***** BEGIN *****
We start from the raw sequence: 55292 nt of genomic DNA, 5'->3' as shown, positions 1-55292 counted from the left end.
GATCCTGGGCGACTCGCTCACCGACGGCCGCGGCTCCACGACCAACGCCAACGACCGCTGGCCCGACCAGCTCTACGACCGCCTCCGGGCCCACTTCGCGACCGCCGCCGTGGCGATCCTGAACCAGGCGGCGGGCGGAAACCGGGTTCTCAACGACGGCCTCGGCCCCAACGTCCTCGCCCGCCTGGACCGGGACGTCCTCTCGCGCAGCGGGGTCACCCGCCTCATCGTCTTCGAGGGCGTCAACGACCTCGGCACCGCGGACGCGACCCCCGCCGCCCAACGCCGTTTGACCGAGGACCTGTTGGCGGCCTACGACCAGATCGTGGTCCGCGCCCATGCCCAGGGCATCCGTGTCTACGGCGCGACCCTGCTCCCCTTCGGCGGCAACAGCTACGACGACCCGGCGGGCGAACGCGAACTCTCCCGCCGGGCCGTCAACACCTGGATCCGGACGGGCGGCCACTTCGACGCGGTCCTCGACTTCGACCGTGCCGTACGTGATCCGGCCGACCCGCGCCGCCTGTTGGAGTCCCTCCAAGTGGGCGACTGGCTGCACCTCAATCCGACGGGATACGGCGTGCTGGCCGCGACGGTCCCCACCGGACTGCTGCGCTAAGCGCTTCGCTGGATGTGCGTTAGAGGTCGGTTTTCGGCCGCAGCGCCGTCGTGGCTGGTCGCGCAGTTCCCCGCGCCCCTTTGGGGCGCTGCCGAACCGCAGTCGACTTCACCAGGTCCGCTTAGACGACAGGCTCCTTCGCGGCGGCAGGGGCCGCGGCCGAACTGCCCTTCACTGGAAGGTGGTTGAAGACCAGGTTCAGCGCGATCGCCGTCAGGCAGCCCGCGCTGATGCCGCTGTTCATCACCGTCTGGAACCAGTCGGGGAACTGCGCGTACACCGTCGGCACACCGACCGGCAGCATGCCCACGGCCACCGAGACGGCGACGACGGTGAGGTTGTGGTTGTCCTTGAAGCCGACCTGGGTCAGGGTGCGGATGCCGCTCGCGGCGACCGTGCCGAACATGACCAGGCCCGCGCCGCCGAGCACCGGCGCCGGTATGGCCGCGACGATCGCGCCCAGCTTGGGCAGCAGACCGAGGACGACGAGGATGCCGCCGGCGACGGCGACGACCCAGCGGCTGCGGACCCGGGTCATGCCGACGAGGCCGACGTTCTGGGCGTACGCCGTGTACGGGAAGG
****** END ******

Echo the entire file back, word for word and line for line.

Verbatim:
We start from the raw sequence: 55292 nt of genomic DNA, 5'->3' as shown, positions 1-55292 counted from the left end.
GATCCTGGGCGACTCGCTCACCGACGGCCGCGGCTCCACGACCAACGCCAACGACCGCTGGCCCGACCAGCTCTACGACCGCCTCCGGGCCCACTTCGCGACCGCCGCCGTGGCGATCCTGAACCAGGCGGCGGGCGGAAACCGGGTTCTCAACGACGGCCTCGGCCCCAACGTCCTCGCCCGCCTGGACCGGGACGTCCTCTCGCGCAGCGGGGTCACCCGCCTCATCGTCTTCGAGGGCGTCAACGACCTCGGCACCGCGGACGCGACCCCCGCCGCCCAACGCCGTTTGACCGAGGACCTGTTGGCGGCCTACGACCAGATCGTGGTCCGCGCCCATGCCCAGGGCATCCGTGTCTACGGCGCGACCCTGCTCCCCTTCGGCGGCAACAGCTACGACGACCCGGCGGGCGAACGCGAACTCTCCCGCCGGGCCGTCAACACCTGGATCCGGACGGGCGGCCACTTCGACGCGGTCCTCGACTTCGACCGTGCCGTACGTGATCCGGCCGACCCGCGCCGCCTGTTGGAGTCCCTCCAAGTGGGCGACTGGCTGCACCTCAATCCGACGGGATACGGCGTGCTGGCCGCGACGGTCCCCACCGGACTGCTGCGCTAAGCGCTTCGCTGGATGTGCGTTAGAGGTCGGTTTTCGGCCGCAGCGCCGTCGTGGCTGGTCGCGCAGTTCCCCGCGCCCCTTTGGGGCGCTGCCGAACCGCAGTCGACTTCACCAGGTCCGCTTAGACGACAGGCTCCTTCGCGGCGGCAGGGGCCGCGGCCGAACTGCCCTTCACTGGAAGGTGGTTGAAGACCAGGTTCAGCGCGATCGCCGTCAGGCAGCCCGCGCTGATGCCGCTGTTCATCACCGTCTGGAACCAGTCGGGGAACTGCGCGTACACCGTCGGCACACCGACCGGCAGCATGCCCACGGCCACCGAGACGGCGACGACGGTGAGGTTGTGGTTGTCCTTGAAGCCGACCTGGGTCAGGGTGCGGATGCCGCTCGCGGCGACCGTGCCGAACATGACCAGGCCCGCGCCGCCGAGCACCGGCGCCGGTATGGCCGCGACGATCGCGCCCAGCTTGGGCAGCAGACCGAGGACGACGAGGATGCCGCCGGCGACGGCGACGACCCAGCGGCTGCGGACCCGGGTCATGCCGACGAGGCCGACGTTCTGGGCGTACGCCGTGTACGGGAAGG